Case Study: Gojo and Okkotsu Yuuta
Just a little guy and his found dad. (From the JJK 0 release special booklet)
When we first meet Gojo in Jujutsu Kaisen 0, it’s through the eyes of fifteen-year-old Okkotsu Yuuta, a student who is deemed a danger to himself and others after his deceased childhood friend Rika becomes a cursed spirit and starts attacking anyone she perceives as a threat to him. As a result of Yuuta’s unusual burden, the higher-ups order that he be secretly executed, a fate from which Gojo spares him. Instead of being executed, Yuuta transfers to Jujutsu High to learn to exorcize Rika’s curse—a journey Gojo oversees personally.
Yuuta’s sensitivity and empathy make him very receptive to Gojo’s encouragement. Even so, Gojo recognizes that Yuuta needs more than just him. Rika’s endangerment of others has isolated Yuuta, and what the young man really needs, more than a kind mentor, is friendship with his peers. Gojo encourages Yuuta to form such connections by partnering him with his classmates and allowing him to learn from them, too. Gojo’s recognition of Yuuta’s needs is indicative of the teacher’s consideration and personal care for the students he mentors, and the way he adapts his methods to suit a student’s personality and needs. There is a reason that I often mention Jujutsu Kaisen 0 to fans who don’t understand my insistence that Gojo has more moral fiber than he at first appears to: Yuuta’s introduction shows beyond a doubt that Gojo is a leader who cares personally.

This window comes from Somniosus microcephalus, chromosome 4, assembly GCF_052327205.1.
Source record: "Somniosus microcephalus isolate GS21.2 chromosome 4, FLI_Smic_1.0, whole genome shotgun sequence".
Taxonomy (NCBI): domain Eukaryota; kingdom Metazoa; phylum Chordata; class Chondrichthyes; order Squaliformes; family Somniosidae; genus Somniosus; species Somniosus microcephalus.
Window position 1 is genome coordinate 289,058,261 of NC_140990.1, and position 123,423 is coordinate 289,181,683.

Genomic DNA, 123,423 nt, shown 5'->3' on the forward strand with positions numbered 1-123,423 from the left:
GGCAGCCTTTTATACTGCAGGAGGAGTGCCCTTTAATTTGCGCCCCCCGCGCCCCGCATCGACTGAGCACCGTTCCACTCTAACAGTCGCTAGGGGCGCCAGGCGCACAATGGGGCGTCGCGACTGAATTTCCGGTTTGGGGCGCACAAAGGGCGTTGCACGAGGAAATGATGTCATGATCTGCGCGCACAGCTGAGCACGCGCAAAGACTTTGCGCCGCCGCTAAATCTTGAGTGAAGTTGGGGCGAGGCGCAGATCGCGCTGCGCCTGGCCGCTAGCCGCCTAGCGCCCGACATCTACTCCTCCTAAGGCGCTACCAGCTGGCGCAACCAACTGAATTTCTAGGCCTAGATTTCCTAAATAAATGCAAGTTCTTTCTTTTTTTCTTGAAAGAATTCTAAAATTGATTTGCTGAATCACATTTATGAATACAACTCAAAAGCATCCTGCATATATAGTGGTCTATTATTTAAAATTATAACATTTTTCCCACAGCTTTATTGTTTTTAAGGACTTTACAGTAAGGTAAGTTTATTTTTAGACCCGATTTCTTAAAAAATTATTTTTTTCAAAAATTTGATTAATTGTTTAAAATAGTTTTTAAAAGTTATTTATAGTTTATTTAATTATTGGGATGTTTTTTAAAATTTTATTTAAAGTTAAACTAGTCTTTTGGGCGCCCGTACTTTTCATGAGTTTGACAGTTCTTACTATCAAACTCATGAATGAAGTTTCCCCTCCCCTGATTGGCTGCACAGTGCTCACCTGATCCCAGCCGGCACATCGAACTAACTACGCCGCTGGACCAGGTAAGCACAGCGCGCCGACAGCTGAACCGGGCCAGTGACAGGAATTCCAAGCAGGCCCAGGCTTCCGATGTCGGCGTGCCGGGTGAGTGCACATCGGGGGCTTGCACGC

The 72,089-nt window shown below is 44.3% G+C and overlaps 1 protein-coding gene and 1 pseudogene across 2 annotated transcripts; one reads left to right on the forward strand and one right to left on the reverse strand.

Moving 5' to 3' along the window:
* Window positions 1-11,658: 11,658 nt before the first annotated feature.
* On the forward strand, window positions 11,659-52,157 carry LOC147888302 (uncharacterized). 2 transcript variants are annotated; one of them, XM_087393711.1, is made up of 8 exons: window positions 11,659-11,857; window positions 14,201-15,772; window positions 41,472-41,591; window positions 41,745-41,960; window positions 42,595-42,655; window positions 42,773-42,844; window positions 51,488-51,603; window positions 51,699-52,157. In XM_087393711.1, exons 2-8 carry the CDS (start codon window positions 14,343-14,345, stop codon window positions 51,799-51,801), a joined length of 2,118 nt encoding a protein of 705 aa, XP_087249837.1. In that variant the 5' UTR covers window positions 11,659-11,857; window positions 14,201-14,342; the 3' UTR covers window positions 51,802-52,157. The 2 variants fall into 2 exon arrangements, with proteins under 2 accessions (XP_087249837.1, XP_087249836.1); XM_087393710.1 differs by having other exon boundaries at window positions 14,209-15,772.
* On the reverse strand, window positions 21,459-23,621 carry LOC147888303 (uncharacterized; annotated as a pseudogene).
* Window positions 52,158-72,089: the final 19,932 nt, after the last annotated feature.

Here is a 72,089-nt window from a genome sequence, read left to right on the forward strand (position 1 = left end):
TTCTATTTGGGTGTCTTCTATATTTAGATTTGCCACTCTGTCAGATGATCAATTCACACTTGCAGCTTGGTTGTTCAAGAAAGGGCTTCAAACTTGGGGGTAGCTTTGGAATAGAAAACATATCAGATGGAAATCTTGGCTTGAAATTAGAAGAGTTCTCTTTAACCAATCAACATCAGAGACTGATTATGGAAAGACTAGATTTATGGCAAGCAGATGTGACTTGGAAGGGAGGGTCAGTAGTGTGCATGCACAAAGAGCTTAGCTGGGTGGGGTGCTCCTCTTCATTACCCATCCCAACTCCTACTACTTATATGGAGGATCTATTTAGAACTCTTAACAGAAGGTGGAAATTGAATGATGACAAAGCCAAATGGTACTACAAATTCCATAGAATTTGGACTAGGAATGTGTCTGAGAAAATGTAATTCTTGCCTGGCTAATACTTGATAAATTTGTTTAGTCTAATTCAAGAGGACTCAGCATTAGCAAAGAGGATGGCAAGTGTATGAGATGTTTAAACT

However, even more notable than his care for Yuuta is his loyalty to him. Taking a chance on a student in such a volatile situation is a major risk, but Gojo doesn’t hesitate to do it. When the higher-ups hint at overruling Yuuta’s stay of execution, Gojo bluntly informs them that he won’t let them do that—a promise both they and we know he’s good for. It’s true that Gojo’s not the type to ever do what the higher-ups tell him, but his loyalty to Yuuta and desire to protect him still come from a place of personal concern for an immensely powerful and deeply wounded young person he likely sees his younger self in.
In a society that exploits high school students with little regard for their well-being or safety, Gojo’s approach to caring for Yuuta presents a stark contrast to the norm. Rather than weighing down his extremely powerful student with responsibilities, he instead seeks to help Yuuta shed as many burdens as he can, whether it be loneliness, imminent death, or the curse that has shaped his life. Gojo may not be the best at explaining difficult concepts or, let’s be real, keeping his foot out of his mouth in sensitive situations, but he absolutely does what Galatians 6:2 exhorts us to do when it says, “Carry each other’s burdens, and in this way you will fulfill the love of Christ.” Gojo’s strength and authority position him well to do that for students, and better yet, he does it with goofy panache and a smile: we never see him complain about taking on their burdens.
But how does his care for these young people affect them?